Murder & the Modern Conscience by James Hitchcock

Murder & the Modern Conscience

A Case Study of Two Murders, the Trials, and the Question of Moral Responsibility

by James Hitchcock

Early one summer morning in 1860 an English nurse woke to discover that her charge, the infant Francis Savill Kent, was missing from his crib. An increasingly frantic search of the spacious grounds of Road Hill House finally revealed the boy’s body in an unused outhouse. His throat was cut, but apparently he had died by suffocation.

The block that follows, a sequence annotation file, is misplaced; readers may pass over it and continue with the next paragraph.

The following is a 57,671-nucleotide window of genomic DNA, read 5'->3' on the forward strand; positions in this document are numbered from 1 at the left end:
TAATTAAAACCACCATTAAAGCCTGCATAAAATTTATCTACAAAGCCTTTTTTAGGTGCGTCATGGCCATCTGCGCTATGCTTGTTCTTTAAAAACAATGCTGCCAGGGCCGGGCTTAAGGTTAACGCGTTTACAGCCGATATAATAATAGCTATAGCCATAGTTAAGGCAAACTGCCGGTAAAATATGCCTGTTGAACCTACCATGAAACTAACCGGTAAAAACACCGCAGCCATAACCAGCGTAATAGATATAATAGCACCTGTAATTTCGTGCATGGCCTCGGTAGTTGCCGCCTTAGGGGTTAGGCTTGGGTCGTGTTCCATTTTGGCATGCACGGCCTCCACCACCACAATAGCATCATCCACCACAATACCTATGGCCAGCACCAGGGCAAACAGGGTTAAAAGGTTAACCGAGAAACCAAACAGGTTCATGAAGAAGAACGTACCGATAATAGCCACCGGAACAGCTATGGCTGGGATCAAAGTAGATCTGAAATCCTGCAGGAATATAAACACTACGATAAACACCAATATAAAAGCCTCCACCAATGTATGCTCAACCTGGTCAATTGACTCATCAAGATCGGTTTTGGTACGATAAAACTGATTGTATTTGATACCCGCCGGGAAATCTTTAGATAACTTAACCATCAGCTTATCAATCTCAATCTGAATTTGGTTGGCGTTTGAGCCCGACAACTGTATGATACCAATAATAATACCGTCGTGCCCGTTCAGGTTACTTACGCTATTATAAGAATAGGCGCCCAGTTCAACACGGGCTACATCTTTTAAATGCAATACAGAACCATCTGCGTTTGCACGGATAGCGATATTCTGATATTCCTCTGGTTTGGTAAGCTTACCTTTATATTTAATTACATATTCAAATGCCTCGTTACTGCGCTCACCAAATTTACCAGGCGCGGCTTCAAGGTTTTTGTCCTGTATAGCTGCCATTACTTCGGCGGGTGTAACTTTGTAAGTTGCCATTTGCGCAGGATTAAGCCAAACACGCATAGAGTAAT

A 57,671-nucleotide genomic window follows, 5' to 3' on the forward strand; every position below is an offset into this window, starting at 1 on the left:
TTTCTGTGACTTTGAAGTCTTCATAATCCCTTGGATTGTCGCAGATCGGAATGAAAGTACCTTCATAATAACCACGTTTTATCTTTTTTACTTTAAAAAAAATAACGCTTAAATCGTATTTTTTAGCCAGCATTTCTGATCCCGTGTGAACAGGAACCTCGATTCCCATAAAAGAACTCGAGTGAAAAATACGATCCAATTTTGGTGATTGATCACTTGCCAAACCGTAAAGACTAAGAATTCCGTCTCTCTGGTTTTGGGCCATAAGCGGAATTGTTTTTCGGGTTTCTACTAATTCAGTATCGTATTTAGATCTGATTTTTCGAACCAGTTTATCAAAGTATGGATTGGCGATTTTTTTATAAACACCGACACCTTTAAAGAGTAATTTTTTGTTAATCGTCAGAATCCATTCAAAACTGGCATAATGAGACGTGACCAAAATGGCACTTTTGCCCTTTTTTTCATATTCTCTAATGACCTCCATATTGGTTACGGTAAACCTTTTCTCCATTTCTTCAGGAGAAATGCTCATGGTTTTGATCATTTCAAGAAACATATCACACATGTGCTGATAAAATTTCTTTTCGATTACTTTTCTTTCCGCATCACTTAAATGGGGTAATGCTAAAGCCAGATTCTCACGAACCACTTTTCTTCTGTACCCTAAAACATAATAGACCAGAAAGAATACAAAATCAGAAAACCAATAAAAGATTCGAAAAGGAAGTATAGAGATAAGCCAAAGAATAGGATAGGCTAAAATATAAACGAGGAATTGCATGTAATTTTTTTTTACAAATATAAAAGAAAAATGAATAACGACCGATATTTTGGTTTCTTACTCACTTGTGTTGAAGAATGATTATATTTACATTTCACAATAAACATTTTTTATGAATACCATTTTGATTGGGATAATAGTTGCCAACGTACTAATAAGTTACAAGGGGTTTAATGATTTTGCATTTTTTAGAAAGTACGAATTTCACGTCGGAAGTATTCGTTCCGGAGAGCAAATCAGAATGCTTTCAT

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James Hitchcock is Professor emeritus of History at St. Louis University in St. Louis. He and his late wife Helen have four daughters. His most recent book is the two-volume work, The Supreme Court and Religion in American Life (Princeton University Press, 2004). He is a senior editor of Touchstone.

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